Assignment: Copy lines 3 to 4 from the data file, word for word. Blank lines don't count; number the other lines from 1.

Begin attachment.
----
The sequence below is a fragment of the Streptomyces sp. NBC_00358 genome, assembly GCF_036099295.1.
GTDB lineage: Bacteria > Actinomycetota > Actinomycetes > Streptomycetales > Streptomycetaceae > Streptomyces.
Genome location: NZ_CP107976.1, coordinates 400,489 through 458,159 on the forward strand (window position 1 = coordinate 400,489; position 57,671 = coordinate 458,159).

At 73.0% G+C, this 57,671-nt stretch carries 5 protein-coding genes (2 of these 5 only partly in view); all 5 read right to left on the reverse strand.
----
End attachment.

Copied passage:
Genome location: NZ_CP107976.1, coordinates 400,489 through 458,159 on the forward strand (window position 1 = coordinate 400,489; position 57,671 = coordinate 458,159).

At 73.0% G+C, this 57,671-nt stretch carries 5 protein-coding genes (2 of these 5 only partly in view); all 5 read right to left on the reverse strand.